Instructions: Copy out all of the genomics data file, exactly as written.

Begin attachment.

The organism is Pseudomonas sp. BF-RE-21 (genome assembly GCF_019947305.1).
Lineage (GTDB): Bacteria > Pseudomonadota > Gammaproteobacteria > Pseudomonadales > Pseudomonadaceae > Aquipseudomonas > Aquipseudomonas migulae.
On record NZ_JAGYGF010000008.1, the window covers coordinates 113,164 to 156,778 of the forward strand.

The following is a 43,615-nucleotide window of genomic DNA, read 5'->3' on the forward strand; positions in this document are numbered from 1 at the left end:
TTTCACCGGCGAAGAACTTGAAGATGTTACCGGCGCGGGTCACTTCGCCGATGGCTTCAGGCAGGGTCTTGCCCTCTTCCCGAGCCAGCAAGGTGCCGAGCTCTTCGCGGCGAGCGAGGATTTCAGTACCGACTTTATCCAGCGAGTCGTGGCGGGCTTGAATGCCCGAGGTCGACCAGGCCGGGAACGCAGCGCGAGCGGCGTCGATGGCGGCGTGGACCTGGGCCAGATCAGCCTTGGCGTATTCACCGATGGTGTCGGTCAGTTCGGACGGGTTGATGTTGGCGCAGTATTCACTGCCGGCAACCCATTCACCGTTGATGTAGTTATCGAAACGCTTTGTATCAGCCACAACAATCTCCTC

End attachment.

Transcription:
The organism is Pseudomonas sp. BF-RE-21 (genome assembly GCF_019947305.1).
Lineage (GTDB): Bacteria > Pseudomonadota > Gammaproteobacteria > Pseudomonadales > Pseudomonadaceae > Aquipseudomonas > Aquipseudomonas migulae.
On record NZ_JAGYGF010000008.1, the window covers coordinates 113,164 to 156,778 of the forward strand.

The following is a 43,615-nucleotide window of genomic DNA, read 5'->3' on the forward strand; positions in this document are numbered from 1 at the left end:
TTTCACCGGCGAAGAACTTGAAGATGTTACCGGCGCGGGTCACTTCGCCGATGGCTTCAGGCAGGGTCTTGCCCTCTTCCCGAGCCAGCAAGGTGCCGAGCTCTTCGCGGCGAGCGAGGATTTCAGTACCGACTTTATCCAGCGAGTCGTGGCGGGCTTGAATGCCCGAGGTCGACCAGGCCGGGAACGCAGCGCGAGCGGCGTCGATGGCGGCGTGGACCTGGGCCAGATCAGCCTTGGCGTATTCACCGATGGTGTCGGTCAGTTCGGACGGGTTGATGTTGGCGCAGTATTCACTGCCGGCAACCCATTCACCGTTGATGTAGTTATCGAAACGCTTTGTATCAGCCACAACAATCTCCTC